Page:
Develop research skills in order to be able to design plan and execute a research project with some independence.

Identify all influencing factors in complex engineering problems and to think about the macro and micro ramifications.

Develop cognitive and technical skills to review, analyse, consolidate and synthesise engineering knowledge to identify and find solutions to complex problems with intellectual independence.

Creativity

Adapt knowledge and skills in diverse contexts to form alternative solutions to complex problems.

Ethical practice

Apply ethics and judgment to complex engineering problems.

Knowledge of a discipline

Develop technical skills and an in-depth understanding of specialist bodies of engineering knowledge.

Develop conceptual understanding of the mathematics, numerical analysis, statistics, and computer and information sciences that underpin the engineering discipline.

Lifelong learning

Self manage and be resourceful and effective at developing new knowledge and applying it to engineering problems.

Demonstrate computer literacy skills in both standard applications and discipline specific applications.

Develop appropriate professional practice, reflection skills and engineering competencies through study and professional practice.

Communication and social skills

Effectively communicate engineering ideas, concepts and arguments using written mediums to a variety of audiences.

Verbally communicate and influence a variety of audiences including the engineering team, community and people of diverse backgrounds.

Cultural competence

Engage with diverse cultural and indigenous perspectives with the engineering environment.

Assessment items vary for each unit. They include numerical calculations, written assessments, oral presentations, exams and project-based scenarios within groups and as individuals.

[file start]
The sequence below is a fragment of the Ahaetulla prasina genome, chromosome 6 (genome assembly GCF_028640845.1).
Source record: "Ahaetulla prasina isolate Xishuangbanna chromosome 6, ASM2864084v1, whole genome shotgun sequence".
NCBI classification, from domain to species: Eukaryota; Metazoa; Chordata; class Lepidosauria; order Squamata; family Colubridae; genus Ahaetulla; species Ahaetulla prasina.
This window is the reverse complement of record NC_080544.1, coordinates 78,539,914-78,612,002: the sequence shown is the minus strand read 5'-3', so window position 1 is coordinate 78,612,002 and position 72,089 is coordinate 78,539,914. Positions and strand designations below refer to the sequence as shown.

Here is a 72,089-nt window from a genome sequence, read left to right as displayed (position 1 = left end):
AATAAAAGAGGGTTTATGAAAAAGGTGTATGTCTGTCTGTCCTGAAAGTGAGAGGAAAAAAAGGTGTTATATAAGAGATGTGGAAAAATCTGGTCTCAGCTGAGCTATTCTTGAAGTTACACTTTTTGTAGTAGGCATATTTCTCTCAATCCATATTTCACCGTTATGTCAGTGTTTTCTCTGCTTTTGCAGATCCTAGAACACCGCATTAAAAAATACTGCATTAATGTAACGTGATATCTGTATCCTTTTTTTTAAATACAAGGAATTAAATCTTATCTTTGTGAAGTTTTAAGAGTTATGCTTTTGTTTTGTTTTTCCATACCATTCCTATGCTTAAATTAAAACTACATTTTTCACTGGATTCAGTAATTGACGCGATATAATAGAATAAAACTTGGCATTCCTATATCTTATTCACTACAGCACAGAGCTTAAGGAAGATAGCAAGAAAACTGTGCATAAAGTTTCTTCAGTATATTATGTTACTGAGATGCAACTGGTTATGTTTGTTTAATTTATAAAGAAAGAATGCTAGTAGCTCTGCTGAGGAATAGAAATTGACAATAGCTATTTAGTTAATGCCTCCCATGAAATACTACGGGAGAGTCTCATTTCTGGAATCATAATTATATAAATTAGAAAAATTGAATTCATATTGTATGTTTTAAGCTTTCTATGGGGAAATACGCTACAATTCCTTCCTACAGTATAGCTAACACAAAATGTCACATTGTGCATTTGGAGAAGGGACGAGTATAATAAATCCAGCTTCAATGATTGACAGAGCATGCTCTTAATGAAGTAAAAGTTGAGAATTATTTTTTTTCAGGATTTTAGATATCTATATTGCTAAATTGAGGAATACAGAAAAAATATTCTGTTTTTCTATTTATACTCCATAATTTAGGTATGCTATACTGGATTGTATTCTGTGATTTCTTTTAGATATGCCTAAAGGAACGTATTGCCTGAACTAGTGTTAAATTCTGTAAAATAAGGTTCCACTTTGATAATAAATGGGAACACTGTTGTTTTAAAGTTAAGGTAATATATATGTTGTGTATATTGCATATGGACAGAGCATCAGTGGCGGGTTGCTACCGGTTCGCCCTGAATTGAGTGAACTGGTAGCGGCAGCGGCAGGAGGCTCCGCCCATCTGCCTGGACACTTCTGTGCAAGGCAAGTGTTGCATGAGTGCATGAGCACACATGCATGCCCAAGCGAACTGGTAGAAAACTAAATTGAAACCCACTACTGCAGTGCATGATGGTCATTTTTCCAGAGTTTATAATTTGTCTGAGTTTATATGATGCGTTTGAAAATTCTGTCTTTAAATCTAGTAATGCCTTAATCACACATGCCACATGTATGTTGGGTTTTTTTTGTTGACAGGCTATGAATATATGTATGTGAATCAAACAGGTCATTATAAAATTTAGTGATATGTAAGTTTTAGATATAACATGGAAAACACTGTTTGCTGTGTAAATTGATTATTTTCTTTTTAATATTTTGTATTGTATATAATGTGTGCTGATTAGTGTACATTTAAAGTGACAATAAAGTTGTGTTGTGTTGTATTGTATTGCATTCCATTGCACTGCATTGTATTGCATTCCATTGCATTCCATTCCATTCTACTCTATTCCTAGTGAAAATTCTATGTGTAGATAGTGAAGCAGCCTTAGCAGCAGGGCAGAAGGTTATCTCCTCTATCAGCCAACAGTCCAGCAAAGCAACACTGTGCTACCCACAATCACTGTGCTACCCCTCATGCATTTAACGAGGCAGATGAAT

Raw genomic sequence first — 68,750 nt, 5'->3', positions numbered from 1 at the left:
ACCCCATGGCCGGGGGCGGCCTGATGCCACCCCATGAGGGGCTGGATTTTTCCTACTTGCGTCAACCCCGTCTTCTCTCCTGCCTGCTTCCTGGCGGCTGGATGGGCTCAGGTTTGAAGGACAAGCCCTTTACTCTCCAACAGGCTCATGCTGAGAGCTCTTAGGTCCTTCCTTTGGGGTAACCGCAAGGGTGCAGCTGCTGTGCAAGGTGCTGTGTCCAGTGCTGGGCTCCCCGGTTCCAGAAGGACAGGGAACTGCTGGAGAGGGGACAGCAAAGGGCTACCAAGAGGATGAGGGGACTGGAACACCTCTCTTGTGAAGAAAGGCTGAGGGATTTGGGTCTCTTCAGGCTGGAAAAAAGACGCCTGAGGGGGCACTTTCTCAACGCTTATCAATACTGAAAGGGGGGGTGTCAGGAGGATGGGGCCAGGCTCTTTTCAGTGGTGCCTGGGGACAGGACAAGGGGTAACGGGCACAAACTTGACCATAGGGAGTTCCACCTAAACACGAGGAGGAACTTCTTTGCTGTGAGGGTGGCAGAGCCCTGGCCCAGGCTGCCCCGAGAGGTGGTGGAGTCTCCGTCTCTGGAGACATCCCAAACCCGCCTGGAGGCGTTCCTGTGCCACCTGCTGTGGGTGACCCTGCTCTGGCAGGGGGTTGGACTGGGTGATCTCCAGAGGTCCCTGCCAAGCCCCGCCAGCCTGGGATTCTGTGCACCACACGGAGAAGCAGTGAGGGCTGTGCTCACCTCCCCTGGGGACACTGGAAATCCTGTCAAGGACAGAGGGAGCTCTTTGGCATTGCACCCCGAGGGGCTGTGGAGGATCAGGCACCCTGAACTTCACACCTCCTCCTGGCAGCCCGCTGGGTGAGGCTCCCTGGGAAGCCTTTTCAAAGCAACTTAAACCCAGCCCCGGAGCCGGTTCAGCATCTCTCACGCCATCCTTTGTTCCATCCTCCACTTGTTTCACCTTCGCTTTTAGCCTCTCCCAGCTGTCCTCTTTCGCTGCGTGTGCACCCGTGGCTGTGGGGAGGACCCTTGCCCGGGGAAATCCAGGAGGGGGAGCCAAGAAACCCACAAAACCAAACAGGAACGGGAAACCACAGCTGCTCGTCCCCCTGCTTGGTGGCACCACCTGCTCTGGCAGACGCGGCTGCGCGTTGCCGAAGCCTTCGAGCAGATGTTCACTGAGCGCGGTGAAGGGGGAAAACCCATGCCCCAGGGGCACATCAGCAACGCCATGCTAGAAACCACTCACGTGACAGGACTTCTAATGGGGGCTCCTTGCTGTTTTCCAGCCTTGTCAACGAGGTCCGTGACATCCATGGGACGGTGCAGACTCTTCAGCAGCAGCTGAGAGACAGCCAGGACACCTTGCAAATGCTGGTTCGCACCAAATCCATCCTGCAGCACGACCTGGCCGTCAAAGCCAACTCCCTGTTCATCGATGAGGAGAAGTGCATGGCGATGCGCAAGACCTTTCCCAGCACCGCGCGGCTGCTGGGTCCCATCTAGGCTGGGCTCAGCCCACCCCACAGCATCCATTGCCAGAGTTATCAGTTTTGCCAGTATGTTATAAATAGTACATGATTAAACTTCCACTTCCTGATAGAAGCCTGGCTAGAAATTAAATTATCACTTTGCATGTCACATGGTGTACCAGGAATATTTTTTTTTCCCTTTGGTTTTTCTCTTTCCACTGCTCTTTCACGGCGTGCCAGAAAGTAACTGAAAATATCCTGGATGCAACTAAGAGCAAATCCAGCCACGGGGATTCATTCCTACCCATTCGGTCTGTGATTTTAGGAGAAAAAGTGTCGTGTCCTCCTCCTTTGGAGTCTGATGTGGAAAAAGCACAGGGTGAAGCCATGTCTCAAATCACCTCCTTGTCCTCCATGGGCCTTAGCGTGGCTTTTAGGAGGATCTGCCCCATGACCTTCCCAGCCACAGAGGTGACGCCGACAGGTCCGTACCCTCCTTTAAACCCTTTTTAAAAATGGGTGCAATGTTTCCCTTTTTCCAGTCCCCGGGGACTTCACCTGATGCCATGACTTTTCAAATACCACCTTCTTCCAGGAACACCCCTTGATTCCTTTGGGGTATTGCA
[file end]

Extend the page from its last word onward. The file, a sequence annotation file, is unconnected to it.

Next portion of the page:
On-campus students experience a variety of teaching approaches including lectures, tutorials, laboratory classes, online activities and video linked or podcast virtual classes. The method of teaching may vary from unit to unit.

Mechanical engineers have broad employment prospects in local and global markets. They can work in diverse industries including heavy machinery, power generation, mining, manufacturing, production planning, automotive, aerospace, medical, environment, building industries and consumer product design and tertiary education. Mechanical engineers are in demand in government departments, building services, manufacturing centres, power plants, consulting engineering companies, ship building, railroads, control and automation industries, robotics industries, heating ventilation and air-conditioning (HVAC) engineering industries.

As part of this course, students are required to undertake a compulsory 60-day industry experience unit in a relevant engineering role. 

Industry experience enables students to gain experience in applying their knowledge and skills to engineering problems within a real work environment, and to make valuable contacts with potential employers and other members of the mechanical engineering community. Students engage with industry representatives from the early stages of the course, creating valuable professional networks.

The Bachelor of Engineering (Honours) in Mechanical Engineering has provisional accreditation from Engineers Australia at the level of Professional Engineer and will be assessed for full accreditation at this level in 2021.  Courses accredited by Engineers Australia at this level are recognised in many different countries worldwide through the Washington Accord, an international agreement governing recognition of engineering qualifications and professional competence.

Notice

The information on this page may be subject to change over time. Please check this web page again before acting and see our disclaimer

From the 1st of June, 2017, the term 'Distance Education' has been replaced with 'Online'